This post will explore how to best support young children with disabilities. Let’s start by simply defining disability. A disability refers to a condition that makes it challenging for people to do certain activities or interact with their environment. Particular requirements may include the need to support mobility, communication, feeding, behavior, or any other skill or function so that the person can thrive and learn in everyday situations and environments. This is where inclusion, classroom adaptations, and developmentally appropriate practices play an essential role in early childhood.Continue reading
For years the home has been known as the child’s first school. It is during the early years that children begin to learn basic skills, routines, and tasks that stay with them forever and develop over the years. With this in mind, as part of our ongoing changes at FunShine Express, we have updated one of our components that facilitates communication between the two main environments of a child, home and school, the Family Newsletter.
This change to the Fireflies and Buttercups Newsletters engages parents in their children’s learning process. The new section invites parents to review theme-related concepts at home. In general, the Family Newsletters inform families about what children are learning each month, suggest songs, rhymes, and books for extending learning, and suggest ways to engage with children and reinforce the concepts that have been taught in the center. The newsletter can be sent back to be shared with the group and then returned home again.Continue reading
Working with infants can involve a lot of guess work! Babies cry, make sounds and facial expressions, and use body movements to express their needs and wants, but still, it’s not always clear how to assist them. Babies typically start talking between 9 and 14 months. Until then their mental vocabularies are forming and are much more advanced than we realize. Though babies cannot speak, they understand quite a bit. While talking to children regularly and narrating their play will support language acquisition, you can help them express their needs, wants, and emotions by introducing baby sign language.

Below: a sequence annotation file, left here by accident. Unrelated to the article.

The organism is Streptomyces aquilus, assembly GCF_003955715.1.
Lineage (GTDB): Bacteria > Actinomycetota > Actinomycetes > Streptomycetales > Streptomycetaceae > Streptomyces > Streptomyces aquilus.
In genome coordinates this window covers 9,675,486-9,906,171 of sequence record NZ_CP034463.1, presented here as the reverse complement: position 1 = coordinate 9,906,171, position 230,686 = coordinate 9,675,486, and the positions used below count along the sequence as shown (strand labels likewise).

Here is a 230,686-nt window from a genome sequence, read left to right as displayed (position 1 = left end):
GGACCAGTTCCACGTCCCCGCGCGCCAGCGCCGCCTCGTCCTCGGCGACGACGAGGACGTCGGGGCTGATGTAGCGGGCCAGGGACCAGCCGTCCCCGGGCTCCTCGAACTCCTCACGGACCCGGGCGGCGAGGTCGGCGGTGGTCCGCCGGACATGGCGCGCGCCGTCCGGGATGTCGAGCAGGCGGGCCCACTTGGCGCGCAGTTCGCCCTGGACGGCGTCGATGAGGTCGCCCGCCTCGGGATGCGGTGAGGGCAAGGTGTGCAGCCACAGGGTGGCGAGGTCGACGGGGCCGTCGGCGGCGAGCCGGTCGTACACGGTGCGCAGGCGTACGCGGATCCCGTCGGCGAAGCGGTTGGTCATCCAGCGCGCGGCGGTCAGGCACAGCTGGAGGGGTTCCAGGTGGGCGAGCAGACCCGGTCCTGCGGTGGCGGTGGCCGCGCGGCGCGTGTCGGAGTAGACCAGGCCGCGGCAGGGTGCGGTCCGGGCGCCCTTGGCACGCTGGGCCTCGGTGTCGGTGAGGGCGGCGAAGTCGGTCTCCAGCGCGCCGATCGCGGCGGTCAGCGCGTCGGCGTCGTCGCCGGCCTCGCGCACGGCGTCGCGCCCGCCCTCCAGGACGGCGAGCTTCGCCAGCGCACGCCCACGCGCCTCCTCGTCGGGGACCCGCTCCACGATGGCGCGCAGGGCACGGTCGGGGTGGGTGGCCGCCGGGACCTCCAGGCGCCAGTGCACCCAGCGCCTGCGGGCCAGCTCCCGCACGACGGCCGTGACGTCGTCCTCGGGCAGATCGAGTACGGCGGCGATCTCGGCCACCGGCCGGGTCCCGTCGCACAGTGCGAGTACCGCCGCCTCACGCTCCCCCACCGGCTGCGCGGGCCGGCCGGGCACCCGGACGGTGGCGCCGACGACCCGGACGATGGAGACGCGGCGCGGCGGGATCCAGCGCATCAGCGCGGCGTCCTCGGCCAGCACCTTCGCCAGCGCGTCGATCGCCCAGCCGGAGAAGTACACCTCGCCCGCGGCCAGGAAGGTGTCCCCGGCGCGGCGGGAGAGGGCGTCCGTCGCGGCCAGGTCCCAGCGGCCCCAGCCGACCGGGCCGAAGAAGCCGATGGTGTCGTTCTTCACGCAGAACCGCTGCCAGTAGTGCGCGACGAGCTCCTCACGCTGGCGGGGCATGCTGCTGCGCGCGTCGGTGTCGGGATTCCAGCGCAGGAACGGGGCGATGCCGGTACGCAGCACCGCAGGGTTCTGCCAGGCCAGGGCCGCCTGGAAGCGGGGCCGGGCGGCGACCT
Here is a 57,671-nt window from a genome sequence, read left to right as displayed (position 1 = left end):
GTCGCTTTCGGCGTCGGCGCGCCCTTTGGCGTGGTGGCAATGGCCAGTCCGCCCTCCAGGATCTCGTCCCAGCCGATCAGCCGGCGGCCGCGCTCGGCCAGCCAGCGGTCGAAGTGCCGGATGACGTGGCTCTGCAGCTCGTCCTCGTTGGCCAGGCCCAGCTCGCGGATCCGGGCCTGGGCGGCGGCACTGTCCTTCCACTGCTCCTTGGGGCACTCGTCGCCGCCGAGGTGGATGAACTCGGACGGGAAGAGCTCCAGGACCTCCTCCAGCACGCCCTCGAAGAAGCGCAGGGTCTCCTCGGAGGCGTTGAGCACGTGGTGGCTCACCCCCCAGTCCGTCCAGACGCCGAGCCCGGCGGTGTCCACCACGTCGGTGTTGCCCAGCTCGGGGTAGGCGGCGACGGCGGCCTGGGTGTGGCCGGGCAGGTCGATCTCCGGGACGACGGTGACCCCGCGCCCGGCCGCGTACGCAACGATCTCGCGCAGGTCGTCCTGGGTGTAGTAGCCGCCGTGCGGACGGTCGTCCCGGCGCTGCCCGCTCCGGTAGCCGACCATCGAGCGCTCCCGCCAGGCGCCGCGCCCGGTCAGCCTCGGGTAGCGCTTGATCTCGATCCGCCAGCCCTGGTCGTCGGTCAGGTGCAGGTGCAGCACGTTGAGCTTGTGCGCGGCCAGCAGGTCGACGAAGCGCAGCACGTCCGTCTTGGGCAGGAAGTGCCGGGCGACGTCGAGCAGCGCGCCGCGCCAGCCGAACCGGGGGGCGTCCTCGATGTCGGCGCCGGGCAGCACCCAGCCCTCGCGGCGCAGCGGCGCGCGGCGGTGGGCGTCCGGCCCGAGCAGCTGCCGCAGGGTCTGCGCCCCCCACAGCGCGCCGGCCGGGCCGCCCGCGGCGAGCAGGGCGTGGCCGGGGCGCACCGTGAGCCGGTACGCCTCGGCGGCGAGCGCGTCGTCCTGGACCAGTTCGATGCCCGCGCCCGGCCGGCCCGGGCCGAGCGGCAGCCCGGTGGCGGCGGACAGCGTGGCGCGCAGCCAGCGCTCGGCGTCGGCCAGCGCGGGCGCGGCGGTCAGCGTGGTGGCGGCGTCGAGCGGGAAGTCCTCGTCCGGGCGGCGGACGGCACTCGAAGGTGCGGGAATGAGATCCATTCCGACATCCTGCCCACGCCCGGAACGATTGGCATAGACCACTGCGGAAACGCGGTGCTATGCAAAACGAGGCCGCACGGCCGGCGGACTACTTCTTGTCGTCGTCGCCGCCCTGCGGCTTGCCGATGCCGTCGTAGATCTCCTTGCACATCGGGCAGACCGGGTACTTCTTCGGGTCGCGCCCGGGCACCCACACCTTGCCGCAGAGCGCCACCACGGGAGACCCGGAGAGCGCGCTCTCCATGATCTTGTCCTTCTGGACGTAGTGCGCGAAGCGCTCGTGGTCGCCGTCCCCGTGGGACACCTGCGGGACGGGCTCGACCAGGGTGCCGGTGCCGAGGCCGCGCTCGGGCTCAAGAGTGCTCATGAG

Teaching children about personal space and fostering self-regulation is arguably an early childhood educator’s most important job. Research tells us that children with strong social-emotional skills have more positive relationships, are happier, and are more successful academically than children who exhibit social/emotional difficulties. Children who are mentally healthy are generally more self-aware, that is, they understand their own thoughts, feelings, and actions, and how those things affect other people. The more self-aware you are, the more you understand your impact on other people. How, then, do we help young children begin to think about boundaries and self-reflect? How can we support them in naming their emotions and overcoming challenges? Here are 6 simple activities to get you started:Continue reading